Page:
• What is your process of creation like, from inception to manifestation?

It depends. Sometimes it starts as a sketch or a story. Or mornings walking thru the woods, certain characters appear to me and later they make it into my paintings. Usually, I have a general idea that isn’t finalized until I render & rework the piece. Often times that means I won’t really know what it will look like until it’s finished. A character may disappear or reappear as something else. Each piece has a life and personality of its own.

  • What is the story that your fine art conveys? What is its connection to your personal life?

A couple of years ago I did a year long project that followed a species who because of a mysterious event were forgotten by mankind, even though they were native to the earth. I made an art piece every day revealing pieces of their story as a campaign to let people know about them. From then on, a few of those characters found their way into my current portraits. I find the characters resonate with me and others because many of them experience events they could not control. And their stories explore how to press on when you feel powerless. Also to remember when you have those feelings, you’re not as powerless as you think you are. Storytelling and art can take us outside our situation to another realm where we’re able to see reality from a fresh perspective.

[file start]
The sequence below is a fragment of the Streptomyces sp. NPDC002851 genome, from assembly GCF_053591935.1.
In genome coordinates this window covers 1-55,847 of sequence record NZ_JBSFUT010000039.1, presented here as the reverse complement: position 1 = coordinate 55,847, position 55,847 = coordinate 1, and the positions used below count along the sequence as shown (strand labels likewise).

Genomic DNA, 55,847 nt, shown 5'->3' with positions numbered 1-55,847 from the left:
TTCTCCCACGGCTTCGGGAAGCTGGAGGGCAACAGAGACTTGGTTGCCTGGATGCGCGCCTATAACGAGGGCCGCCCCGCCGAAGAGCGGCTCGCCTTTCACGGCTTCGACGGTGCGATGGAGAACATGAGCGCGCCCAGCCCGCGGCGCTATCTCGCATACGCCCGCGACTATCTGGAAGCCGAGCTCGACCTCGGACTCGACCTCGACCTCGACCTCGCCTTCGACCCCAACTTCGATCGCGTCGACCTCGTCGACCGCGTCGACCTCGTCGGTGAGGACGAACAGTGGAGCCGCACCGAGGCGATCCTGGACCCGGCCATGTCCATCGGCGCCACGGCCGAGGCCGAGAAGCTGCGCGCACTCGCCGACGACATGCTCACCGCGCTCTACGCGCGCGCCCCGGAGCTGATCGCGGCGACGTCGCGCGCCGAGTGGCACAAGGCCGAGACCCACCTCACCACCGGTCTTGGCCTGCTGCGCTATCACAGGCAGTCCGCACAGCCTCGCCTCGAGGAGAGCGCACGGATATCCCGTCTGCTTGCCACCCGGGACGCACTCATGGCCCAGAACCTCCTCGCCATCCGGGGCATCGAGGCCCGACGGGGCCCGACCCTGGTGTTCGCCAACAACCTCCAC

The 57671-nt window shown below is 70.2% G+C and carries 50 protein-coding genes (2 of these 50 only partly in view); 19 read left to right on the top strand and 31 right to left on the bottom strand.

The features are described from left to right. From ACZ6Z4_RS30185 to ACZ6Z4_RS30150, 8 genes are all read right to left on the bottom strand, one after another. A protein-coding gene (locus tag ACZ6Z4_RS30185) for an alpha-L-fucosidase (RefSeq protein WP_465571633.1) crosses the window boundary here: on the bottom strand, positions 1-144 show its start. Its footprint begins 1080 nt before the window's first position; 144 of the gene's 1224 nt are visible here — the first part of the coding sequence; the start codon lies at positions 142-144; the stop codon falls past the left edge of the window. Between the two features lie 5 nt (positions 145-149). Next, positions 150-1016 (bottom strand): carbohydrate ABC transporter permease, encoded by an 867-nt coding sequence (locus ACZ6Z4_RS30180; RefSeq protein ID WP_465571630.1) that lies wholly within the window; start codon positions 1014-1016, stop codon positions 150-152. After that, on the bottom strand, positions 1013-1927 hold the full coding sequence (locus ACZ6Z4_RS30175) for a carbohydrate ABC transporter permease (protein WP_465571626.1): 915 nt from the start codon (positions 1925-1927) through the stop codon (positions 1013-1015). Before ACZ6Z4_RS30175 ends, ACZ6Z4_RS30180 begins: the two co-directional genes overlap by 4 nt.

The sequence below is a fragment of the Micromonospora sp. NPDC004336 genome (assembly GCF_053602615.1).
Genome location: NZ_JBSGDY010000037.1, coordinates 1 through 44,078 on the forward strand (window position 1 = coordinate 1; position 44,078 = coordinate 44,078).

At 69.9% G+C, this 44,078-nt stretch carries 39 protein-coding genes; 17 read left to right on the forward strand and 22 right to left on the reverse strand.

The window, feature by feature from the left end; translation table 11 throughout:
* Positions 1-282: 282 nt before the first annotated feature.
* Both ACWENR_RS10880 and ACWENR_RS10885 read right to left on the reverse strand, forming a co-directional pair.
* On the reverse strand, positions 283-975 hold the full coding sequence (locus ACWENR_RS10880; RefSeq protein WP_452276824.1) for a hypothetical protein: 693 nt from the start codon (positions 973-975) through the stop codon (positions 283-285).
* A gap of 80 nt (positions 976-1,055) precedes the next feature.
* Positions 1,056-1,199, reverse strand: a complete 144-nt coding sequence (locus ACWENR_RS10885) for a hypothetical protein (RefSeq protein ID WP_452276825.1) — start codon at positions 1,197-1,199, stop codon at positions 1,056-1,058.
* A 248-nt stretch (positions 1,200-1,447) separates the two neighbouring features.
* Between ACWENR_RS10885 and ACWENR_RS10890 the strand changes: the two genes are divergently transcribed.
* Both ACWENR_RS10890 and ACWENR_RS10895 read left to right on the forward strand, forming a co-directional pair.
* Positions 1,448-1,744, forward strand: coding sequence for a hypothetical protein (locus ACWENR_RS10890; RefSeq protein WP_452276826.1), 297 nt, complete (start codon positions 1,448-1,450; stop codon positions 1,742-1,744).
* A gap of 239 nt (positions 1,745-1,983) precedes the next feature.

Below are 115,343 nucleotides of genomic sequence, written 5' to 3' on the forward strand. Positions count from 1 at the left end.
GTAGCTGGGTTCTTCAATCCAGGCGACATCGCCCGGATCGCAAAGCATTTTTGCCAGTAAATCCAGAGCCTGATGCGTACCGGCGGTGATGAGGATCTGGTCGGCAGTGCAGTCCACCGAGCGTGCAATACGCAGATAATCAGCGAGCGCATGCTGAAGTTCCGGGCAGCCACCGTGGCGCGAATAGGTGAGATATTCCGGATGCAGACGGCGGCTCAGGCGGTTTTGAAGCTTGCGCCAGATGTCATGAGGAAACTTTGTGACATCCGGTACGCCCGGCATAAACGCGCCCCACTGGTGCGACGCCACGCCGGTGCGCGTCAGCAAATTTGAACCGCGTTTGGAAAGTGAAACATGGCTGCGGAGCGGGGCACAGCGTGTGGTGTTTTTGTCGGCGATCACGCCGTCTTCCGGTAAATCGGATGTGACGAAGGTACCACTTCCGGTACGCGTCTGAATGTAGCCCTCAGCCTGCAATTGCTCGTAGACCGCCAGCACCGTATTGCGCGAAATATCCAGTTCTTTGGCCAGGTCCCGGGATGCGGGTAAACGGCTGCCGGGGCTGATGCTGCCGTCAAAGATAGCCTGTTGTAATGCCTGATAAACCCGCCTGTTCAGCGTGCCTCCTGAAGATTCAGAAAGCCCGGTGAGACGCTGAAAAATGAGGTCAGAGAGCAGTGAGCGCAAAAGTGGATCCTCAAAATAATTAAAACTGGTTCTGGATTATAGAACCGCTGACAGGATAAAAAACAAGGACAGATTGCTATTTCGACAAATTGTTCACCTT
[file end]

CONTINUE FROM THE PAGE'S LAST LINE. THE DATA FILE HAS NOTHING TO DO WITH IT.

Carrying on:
• Tell us about Talon and the Suneaters. What is this project about?

Talon and the Suneaters is the name of a line of contemporary jewelry that originated from paintings I’ve created. Now I’ve taken many of these paintings and created miniature sculptures made from porcelain, gold and other precious metals that you can wear every day. Blurring the lines of reality is fun, and that really inspires this project.

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  • What is, in your opinion and experience, the relationship between art and design?